I’d been squinting through my viewfinder for so long that my eyes were beginning to cross, when the first thread-thin sergeant major larva wiggled free from its egg casing and drifted into the night. Although Anna and I had been waiting for weeks to see our first hatching, there was no time for celebration. Within seconds, dozens of damselfish were popping free, followed by hundreds, then thousands. Minutes later, the platter-size nest lay bare.
Sergeant major nests are not difficult to find. From spring through summer, almost every dock piling or inshore reef in the Caribbean becomes a breeding ground for the prolific species. When some yet-unknown cue strikes, males choose a hard, flat surface and pick it as clean as a dinner plate before turning steely blue and advertising for mates. Over consecutive days, multiple females lay adjoining strands of reddish, yolk-rich eggs, which the male vigilantly guards.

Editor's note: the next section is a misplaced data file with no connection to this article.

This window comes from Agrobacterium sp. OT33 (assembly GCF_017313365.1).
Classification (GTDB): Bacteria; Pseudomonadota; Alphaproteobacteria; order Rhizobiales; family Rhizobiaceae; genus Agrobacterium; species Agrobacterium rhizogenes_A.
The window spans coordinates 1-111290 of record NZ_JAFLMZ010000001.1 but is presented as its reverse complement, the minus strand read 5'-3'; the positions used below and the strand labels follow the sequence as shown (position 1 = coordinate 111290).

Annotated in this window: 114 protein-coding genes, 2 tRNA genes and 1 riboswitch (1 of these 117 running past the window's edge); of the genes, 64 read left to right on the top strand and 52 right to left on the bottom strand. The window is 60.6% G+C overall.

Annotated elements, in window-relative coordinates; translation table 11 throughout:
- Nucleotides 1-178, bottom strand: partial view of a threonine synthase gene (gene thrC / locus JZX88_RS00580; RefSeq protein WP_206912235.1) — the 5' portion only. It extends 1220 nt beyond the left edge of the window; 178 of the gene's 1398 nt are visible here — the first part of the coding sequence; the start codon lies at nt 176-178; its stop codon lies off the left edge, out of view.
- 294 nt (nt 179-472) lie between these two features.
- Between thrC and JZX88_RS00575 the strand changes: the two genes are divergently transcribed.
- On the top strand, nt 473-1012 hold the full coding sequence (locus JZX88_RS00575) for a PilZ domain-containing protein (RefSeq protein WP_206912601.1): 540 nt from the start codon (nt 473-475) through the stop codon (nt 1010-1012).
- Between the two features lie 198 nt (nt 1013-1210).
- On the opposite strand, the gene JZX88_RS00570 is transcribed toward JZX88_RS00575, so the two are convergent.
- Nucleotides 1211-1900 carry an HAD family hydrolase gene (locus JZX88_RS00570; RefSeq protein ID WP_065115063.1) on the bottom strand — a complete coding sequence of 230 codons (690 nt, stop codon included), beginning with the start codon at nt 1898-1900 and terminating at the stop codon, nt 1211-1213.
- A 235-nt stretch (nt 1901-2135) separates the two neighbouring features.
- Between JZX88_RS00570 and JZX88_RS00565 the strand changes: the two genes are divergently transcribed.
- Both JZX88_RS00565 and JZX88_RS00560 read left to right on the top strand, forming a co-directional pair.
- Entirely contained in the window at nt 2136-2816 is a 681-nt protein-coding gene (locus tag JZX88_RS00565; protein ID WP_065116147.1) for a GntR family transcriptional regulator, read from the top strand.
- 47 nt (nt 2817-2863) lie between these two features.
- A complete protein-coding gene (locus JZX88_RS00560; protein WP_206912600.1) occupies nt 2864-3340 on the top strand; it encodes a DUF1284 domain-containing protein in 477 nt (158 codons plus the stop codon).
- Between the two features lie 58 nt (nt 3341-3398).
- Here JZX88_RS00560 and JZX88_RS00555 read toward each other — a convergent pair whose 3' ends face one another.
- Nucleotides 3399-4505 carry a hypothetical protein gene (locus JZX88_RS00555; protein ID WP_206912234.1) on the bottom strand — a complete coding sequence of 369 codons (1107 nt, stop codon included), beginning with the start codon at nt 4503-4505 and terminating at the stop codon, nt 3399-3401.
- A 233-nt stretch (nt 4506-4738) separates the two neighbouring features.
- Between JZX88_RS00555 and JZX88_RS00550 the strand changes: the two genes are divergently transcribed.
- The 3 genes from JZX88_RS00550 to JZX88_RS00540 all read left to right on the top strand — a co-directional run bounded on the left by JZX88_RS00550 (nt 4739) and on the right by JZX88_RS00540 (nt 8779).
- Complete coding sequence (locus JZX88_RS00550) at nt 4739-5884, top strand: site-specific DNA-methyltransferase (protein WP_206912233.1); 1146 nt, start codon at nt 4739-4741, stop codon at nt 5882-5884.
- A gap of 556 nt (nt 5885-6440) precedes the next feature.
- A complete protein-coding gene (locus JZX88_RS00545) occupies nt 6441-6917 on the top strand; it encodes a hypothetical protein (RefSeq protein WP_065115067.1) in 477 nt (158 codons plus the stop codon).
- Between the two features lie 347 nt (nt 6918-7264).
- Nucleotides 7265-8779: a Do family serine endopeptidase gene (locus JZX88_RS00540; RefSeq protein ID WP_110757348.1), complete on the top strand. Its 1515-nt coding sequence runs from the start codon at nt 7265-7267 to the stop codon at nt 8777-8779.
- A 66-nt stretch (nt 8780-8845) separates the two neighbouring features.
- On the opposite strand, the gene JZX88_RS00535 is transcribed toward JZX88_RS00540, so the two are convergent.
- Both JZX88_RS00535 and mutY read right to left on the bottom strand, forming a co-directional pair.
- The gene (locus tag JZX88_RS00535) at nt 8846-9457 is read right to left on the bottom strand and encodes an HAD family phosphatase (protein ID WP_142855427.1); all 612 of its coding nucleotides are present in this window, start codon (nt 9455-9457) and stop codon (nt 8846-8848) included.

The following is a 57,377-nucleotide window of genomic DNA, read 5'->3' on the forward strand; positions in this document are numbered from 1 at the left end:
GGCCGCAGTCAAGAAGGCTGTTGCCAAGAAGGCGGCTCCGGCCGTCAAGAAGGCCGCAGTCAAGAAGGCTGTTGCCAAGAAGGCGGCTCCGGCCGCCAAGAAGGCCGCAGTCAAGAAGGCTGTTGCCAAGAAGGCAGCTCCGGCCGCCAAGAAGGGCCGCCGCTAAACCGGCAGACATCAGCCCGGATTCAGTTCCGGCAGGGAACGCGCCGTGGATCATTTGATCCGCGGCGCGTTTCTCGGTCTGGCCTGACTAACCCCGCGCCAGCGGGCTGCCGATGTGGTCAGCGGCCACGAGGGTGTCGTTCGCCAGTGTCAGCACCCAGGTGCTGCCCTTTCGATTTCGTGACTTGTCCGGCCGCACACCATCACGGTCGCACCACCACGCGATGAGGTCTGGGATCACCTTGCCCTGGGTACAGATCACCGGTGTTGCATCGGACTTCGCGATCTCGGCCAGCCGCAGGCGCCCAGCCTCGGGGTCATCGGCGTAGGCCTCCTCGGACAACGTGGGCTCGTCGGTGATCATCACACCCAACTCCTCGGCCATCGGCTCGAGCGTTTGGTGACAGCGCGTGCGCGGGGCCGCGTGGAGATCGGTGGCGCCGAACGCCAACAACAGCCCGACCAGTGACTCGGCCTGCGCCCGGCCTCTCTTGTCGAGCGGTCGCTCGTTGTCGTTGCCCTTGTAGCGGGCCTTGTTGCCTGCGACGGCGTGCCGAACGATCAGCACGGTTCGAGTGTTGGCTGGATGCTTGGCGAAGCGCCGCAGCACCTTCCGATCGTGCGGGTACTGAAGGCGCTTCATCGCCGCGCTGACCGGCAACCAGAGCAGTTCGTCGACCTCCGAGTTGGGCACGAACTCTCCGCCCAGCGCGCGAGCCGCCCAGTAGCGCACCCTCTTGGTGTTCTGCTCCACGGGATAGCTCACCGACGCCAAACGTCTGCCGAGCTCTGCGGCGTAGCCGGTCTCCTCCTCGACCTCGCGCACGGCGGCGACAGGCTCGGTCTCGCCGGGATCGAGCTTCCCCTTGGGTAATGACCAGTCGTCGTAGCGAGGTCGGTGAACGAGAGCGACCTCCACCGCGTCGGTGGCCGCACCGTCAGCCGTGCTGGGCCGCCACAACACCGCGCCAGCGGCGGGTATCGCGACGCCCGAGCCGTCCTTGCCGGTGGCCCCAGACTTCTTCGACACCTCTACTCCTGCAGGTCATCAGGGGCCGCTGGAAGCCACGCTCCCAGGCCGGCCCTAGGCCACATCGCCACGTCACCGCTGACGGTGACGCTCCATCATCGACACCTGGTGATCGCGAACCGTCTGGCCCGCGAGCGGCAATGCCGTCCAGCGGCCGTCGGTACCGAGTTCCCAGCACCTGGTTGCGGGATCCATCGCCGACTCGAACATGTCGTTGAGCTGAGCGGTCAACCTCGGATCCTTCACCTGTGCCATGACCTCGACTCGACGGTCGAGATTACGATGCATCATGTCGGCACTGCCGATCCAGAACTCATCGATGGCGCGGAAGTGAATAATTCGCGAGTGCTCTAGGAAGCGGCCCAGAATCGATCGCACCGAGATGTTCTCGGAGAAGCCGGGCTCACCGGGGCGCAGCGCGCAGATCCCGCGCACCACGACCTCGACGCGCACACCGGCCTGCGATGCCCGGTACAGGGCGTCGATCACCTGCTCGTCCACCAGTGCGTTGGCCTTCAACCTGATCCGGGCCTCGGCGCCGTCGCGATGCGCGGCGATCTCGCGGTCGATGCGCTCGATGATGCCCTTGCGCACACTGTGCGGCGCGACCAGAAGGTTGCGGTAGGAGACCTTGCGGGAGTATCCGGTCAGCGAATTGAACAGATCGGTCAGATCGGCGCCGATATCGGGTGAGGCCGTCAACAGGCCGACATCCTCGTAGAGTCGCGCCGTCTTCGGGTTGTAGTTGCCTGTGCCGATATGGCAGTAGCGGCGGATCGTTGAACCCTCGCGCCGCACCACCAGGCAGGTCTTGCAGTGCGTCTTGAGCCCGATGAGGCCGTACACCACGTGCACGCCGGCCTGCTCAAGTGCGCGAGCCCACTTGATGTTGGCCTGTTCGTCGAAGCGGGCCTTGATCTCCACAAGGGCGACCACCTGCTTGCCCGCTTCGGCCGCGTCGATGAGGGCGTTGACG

Our initial attempts to witness the event took a number of wrong turns before we finally got things right. As it turned out, hatching times are forecast by the developing embryo’s color. A day or two before the event, eggs turn increasingly dark as silver eye pigment begins dominating the casings. In the afternoons, we make reconnaissance dives to select the darkest, most developed egg patch. If we guess right, four to five days following fertilization and approximately 30 minutes after sunset, the nest explodes with life. The brood’s patriarch, exhausted from continually nursing and patrolling, will take a few days off before soliciting a new set of brides and beginning the cycle once again.